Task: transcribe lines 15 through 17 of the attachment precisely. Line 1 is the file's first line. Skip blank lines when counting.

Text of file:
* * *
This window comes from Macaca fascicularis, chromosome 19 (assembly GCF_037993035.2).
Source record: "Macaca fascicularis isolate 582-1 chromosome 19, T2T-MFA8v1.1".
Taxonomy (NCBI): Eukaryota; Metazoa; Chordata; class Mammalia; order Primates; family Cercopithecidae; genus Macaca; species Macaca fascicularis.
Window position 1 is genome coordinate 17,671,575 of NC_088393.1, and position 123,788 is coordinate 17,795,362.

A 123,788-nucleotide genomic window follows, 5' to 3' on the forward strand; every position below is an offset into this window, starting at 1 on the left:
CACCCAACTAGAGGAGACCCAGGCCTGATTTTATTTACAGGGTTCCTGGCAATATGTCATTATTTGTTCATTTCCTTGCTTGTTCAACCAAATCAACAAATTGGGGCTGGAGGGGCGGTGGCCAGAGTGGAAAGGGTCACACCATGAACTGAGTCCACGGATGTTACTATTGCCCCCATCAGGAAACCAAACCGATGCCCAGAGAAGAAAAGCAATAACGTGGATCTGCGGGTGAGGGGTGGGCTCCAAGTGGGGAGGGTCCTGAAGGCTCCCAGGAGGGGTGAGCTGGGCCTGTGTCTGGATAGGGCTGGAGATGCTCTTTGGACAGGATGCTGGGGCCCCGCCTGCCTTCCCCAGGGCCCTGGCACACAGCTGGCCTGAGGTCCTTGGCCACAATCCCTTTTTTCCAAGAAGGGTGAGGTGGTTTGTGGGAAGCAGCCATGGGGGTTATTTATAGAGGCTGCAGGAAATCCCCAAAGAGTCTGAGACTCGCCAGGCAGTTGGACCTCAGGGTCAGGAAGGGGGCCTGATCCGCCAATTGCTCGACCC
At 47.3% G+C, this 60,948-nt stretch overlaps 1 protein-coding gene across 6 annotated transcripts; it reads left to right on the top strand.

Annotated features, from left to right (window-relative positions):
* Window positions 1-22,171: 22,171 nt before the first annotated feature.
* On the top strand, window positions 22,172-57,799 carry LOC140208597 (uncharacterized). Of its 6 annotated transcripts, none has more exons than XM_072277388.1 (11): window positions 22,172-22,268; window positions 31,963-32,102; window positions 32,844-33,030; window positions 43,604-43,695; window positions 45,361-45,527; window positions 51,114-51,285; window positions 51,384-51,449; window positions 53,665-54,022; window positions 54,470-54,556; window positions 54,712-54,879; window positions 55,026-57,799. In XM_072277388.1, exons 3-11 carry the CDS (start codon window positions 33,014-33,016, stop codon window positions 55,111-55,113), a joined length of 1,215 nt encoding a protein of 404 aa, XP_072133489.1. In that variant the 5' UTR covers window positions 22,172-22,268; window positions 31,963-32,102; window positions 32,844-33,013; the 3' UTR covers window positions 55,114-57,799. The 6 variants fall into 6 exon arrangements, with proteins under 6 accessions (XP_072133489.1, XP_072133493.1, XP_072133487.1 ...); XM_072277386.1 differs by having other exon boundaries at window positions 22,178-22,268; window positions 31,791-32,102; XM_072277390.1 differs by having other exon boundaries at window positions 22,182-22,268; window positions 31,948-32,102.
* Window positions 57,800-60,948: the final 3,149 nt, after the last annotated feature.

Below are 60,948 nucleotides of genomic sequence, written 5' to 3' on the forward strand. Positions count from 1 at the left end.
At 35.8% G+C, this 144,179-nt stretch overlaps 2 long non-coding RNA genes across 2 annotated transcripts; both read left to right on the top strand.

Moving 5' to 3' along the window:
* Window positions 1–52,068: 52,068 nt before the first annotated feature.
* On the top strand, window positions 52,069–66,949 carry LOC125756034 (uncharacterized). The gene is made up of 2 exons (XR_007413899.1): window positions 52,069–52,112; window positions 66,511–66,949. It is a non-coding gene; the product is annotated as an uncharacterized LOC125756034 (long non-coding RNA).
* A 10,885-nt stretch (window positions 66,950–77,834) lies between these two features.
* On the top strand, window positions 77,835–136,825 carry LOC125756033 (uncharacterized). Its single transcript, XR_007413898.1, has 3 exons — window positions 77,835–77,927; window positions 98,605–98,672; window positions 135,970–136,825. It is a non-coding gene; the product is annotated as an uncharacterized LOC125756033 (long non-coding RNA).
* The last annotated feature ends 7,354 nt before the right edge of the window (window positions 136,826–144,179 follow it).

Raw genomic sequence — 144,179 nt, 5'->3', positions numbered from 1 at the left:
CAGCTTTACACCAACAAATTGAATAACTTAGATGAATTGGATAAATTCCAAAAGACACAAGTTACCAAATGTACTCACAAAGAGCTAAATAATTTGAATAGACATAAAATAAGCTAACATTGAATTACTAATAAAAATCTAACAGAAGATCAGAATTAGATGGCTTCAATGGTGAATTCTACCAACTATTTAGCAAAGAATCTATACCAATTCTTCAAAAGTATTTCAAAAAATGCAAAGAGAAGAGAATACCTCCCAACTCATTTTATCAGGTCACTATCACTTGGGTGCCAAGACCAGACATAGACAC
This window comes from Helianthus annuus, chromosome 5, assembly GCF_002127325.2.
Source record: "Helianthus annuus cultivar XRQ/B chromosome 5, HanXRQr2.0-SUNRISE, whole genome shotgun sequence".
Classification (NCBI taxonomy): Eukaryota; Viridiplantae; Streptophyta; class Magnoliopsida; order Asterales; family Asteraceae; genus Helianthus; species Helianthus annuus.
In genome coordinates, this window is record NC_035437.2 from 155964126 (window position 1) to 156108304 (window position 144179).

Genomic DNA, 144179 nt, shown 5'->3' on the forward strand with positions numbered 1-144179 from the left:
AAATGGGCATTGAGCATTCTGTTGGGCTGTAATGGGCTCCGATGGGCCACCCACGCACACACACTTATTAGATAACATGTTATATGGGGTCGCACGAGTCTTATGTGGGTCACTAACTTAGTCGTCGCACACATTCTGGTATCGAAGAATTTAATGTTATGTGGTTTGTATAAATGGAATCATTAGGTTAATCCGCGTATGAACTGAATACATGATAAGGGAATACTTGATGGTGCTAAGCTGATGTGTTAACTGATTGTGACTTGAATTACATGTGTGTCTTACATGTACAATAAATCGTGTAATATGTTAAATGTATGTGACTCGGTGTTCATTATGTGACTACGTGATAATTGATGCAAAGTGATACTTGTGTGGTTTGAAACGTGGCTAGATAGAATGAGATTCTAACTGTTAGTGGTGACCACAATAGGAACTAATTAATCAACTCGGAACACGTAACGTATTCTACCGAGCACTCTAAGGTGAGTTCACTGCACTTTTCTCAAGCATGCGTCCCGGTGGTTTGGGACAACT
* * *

* Window positions 1–52,068: 52,068 nt before the first annotated feature.
* On the top strand, window positions 52,069–66,949 carry LOC125756034 (uncharacterized). The gene is made up of 2 exons (XR_007413899.1): window positions 52,069–52,112; window positions 66,511–66,949. It is a non-coding gene; the product is annotated as an uncharacterized LOC125756034 (long non-coding RNA).
* A 10,885-nt stretch (window positions 66,950–77,834) lies between these two features.